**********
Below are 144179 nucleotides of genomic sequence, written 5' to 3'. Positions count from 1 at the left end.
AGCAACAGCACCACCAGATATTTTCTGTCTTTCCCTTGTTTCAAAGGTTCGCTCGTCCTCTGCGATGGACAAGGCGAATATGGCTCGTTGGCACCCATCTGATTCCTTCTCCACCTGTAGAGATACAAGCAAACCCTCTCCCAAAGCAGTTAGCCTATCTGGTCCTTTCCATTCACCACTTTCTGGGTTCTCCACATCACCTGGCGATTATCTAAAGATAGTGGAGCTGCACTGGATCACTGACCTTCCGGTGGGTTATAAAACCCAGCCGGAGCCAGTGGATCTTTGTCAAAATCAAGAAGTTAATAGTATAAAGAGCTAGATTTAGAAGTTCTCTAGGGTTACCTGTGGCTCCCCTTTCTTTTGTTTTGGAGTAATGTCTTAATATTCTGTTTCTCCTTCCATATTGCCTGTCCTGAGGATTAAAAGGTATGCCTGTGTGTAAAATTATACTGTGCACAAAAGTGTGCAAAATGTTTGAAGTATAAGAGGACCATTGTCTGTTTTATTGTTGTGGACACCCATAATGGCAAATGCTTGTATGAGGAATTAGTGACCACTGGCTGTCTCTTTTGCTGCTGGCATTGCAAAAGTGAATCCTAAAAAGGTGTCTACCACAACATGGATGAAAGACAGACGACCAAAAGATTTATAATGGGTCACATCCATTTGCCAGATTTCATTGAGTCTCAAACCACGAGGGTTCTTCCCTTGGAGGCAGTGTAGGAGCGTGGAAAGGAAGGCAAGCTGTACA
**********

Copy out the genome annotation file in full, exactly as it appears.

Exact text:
Below are 144179 nucleotides of genomic sequence, written 5' to 3'. Positions count from 1 at the left end.
AGCAACAGCACCACCAGATATTTTCTGTCTTTCCCTTGTTTCAAAGGTTCGCTCGTCCTCTGCGATGGACAAGGCGAATATGGCTCGTTGGCACCCATCTGATTCCTTCTCCACCTGTAGAGATACAAGCAAACCCTCTCCCAAAGCAGTTAGCCTATCTGGTCCTTTCCATTCACCACTTTCTGGGTTCTCCACATCACCTGGCGATTATCTAAAGATAGTGGAGCTGCACTGGATCACTGACCTTCCGGTGGGTTATAAAACCCAGCCGGAGCCAGTGGATCTTTGTCAAAATCAAGAAGTTAATAGTATAAAGAGCTAGATTTAGAAGTTCTCTAGGGTTACCTGTGGCTCCCCTTTCTTTTGTTTTGGAGTAATGTCTTAATATTCTGTTTCTCCTTCCATATTGCCTGTCCTGAGGATTAAAAGGTATGCCTGTGTGTAAAATTATACTGTGCACAAAAGTGTGCAAAATGTTTGAAGTATAAGAGGACCATTGTCTGTTTTATTGTTGTGGACACCCATAATGGCAAATGCTTGTATGAGGAATTAGTGACCACTGGCTGTCTCTTTTGCTGCTGGCATTGCAAAAGTGAATCCTAAAAAGGTGTCTACCACAACATGGATGAAAGACAGACGACCAAAAGATTTATAATGGGTCACATCCATTTGCCAGATTTCATTGAGTCTCAAACCACGAGGGTTCTTCCCTTGGAGGCAGTGTAGGAGCGTGGAAAGGAAGGCAAGCTGTACA